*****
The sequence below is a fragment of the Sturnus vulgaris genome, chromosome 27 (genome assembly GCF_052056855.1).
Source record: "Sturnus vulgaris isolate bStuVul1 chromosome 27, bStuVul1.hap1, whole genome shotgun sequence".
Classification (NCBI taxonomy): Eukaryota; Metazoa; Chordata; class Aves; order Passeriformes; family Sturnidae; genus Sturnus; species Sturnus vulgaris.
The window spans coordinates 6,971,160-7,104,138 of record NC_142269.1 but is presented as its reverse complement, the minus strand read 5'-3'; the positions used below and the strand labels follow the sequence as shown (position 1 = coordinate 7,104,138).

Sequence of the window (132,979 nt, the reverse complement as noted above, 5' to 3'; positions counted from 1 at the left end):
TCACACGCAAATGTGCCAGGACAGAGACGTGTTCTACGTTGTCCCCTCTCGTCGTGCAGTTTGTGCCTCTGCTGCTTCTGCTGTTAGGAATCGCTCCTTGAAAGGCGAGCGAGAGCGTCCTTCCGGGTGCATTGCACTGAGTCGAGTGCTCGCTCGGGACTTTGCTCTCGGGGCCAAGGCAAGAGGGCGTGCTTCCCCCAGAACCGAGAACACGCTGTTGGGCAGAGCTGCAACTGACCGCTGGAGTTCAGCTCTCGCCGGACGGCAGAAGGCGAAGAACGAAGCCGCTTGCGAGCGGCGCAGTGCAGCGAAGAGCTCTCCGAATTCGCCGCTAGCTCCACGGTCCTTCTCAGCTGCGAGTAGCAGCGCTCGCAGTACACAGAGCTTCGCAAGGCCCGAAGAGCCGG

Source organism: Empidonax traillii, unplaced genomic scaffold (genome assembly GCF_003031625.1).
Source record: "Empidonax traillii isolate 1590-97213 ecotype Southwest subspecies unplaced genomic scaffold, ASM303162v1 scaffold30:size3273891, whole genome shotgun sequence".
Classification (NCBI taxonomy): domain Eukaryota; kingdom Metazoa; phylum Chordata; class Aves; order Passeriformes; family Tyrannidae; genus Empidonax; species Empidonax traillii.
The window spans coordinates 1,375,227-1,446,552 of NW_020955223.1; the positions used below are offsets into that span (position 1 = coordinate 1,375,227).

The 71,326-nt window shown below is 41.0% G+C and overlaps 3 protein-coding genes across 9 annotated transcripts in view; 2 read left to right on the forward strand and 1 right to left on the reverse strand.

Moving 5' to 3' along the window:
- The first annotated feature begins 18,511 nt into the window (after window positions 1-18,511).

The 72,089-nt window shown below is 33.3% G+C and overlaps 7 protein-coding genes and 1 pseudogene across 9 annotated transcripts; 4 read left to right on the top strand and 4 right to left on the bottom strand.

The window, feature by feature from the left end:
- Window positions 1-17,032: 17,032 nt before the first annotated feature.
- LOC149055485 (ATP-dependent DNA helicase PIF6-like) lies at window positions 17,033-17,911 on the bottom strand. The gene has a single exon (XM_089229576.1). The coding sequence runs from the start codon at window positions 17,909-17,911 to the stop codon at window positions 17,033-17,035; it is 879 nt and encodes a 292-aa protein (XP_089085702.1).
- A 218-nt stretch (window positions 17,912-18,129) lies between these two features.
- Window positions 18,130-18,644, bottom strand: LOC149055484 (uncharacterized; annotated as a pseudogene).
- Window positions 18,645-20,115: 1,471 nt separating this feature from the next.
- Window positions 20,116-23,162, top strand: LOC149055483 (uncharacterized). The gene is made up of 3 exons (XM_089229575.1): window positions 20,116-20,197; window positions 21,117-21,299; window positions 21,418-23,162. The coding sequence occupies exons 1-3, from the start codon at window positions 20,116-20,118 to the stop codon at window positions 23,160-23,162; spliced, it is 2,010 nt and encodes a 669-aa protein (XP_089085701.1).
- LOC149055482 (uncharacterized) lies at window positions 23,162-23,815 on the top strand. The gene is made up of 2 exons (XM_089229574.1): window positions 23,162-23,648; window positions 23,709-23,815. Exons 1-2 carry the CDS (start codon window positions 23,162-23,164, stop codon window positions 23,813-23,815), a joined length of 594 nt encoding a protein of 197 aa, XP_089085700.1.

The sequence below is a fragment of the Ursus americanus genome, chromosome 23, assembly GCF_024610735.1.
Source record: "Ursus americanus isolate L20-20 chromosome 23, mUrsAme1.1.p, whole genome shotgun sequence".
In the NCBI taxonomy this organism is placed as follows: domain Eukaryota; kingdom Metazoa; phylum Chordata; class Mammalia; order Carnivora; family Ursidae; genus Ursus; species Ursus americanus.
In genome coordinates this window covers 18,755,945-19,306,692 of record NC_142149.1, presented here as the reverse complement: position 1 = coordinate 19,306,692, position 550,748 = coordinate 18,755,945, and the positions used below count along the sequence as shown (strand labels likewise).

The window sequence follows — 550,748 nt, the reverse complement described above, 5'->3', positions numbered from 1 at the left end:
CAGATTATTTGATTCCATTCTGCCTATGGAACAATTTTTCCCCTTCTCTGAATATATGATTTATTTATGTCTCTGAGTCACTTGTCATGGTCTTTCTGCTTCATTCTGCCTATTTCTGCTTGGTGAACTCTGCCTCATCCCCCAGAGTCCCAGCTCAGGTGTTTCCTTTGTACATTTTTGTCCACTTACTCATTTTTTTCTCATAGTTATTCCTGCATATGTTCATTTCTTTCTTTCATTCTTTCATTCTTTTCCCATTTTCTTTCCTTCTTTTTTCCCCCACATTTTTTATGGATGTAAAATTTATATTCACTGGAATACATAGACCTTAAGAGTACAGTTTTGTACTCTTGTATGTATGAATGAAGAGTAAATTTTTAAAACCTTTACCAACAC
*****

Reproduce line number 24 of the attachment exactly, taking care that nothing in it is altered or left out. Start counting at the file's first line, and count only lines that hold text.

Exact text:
Source record: "Ursus americanus isolate L20-20 chromosome 23, mUrsAme1.1.p, whole genome shotgun sequence".